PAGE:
I first read those words on the back of a kevlar helmet in Kuwait, sometime in February of 03'. It was only two and a half years ago, but it seems like a very, very long time to me.
When I first joined the Marine Corps, it wasn't out of a sense of patriotic duty, or a desire to kill. It wasn't even for the money. I was just, well... bored. College was boring, my friend Luke had just got home from boot camp and he said the Corps was tougher than shit. Well, I thought I was pretty goddamn tough at 18. Had a couple tattoos, did some skateboarding, drank bad malt liquor at parties, shit, I could handle boot camp. Bring it on. I was bored and this looked exciting.
At precisely the 30-second mark after stepping off the bus and onto the yellow footprints, I realized that yeah, the Marine Corps was pretty tough and whatever else I may have been, tough wasn't on that list.
Well, 30 seconds down, five years, eleven months, twenty-nine days, twenty-three hours and 59:30 to go.
The next 13 weeks, which were agonizingly slow, seemed a blur in retrospect. Then I graduated, went to MCT (Marine Combat Training), and finished Engineer School. At long last, I was back home, on "active reserve" status. If anyone had told me I would be going to war in a couple years, I doubt I would have believed them. And yet, in January of 03', that is exactly what happened.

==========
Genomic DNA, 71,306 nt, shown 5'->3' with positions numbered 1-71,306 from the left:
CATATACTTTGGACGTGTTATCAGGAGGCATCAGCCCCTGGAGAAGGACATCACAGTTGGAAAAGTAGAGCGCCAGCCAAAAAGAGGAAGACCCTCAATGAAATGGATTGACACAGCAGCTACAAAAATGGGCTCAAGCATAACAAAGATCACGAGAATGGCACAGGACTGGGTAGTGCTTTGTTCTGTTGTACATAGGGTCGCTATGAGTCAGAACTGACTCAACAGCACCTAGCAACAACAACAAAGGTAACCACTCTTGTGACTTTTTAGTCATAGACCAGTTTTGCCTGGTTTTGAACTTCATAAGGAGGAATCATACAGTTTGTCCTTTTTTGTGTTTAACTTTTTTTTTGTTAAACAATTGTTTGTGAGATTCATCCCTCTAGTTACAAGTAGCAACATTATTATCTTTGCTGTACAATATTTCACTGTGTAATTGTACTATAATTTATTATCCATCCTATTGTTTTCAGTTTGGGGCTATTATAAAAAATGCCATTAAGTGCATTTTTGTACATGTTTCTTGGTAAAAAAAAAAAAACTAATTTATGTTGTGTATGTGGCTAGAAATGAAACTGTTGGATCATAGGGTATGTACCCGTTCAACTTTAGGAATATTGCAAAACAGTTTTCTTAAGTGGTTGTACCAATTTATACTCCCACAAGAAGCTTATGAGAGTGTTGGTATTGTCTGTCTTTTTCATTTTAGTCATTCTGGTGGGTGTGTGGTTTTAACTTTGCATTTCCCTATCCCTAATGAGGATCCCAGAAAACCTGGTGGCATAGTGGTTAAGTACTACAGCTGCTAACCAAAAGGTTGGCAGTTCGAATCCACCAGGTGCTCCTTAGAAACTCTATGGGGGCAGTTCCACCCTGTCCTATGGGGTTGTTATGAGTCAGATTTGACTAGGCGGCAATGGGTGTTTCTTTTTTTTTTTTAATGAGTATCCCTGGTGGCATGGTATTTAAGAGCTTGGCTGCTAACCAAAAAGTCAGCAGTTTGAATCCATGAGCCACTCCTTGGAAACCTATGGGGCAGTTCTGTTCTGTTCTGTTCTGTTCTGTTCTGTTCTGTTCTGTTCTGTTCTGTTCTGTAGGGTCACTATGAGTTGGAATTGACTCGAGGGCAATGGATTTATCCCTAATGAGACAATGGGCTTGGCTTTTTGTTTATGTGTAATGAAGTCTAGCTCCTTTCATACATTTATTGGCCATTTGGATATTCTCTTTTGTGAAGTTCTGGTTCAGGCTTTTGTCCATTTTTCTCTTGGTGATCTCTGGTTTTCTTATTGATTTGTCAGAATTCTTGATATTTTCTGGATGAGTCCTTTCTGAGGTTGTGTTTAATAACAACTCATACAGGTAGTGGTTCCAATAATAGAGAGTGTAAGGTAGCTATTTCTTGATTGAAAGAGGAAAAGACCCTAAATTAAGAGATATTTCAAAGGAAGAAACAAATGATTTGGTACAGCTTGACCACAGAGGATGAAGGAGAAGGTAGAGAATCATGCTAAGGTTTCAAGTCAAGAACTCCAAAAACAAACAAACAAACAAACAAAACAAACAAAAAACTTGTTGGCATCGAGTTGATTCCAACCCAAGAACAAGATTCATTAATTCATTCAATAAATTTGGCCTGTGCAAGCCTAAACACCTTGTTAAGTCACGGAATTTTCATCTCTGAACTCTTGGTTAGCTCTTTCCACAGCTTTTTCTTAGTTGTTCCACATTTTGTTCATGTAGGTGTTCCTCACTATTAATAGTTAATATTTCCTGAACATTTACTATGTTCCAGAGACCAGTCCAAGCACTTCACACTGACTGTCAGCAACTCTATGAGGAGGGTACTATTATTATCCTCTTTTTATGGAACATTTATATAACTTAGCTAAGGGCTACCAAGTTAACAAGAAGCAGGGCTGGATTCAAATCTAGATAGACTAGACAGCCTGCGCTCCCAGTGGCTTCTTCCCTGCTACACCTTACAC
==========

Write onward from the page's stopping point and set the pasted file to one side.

As I said earlier, I didn't have any strong sense of patriotism, but after I got back home from my first tour, I felt different. I don't know how or where the change occured exactly, just that I only noticed it after I returned to the States. Maybe it was that new flavor of freedom. But I take anything written on a Kevlar with a grain of salt. You're as likely to find true wisdom there as you are to find an ex-girlfriend's phone number & measurements. However, that saying stuck in my head as I surveyed the many wonders of a civilized society. Clean sheets, cold beverages, hot showers, washing machines, good food, I was awestruck. I imagine that this sense of wonder had less to do with "fighting" for freedom and more to do with being deprived of it.
In the months that passed after my return home, not a day went by when I didn't think "Hot damn, this is nice.", about at least one aspect of my life. Every single day. And then my dear old Uncle Sam asked me for one more favor.
As you know, I'm back "there" again. And in spite of the heat, and all the complaints I can (and often do!) make, I know I'm doing a good thing. Despite the fact that our invasion has been criticized from day one (and I wasn't 100% behind it either), the point has become moot. We're here now, and all we can do is try to fix things.
On this fourth of July, I'm a long way from home. But I can't think of any task more noble than ensuring a lasting freedom to strangers. Yeah, I sometimes wish that we could have liberated a more uh...comfortable climate, but I'm honored to have this opportunity.
Happy Independence Day.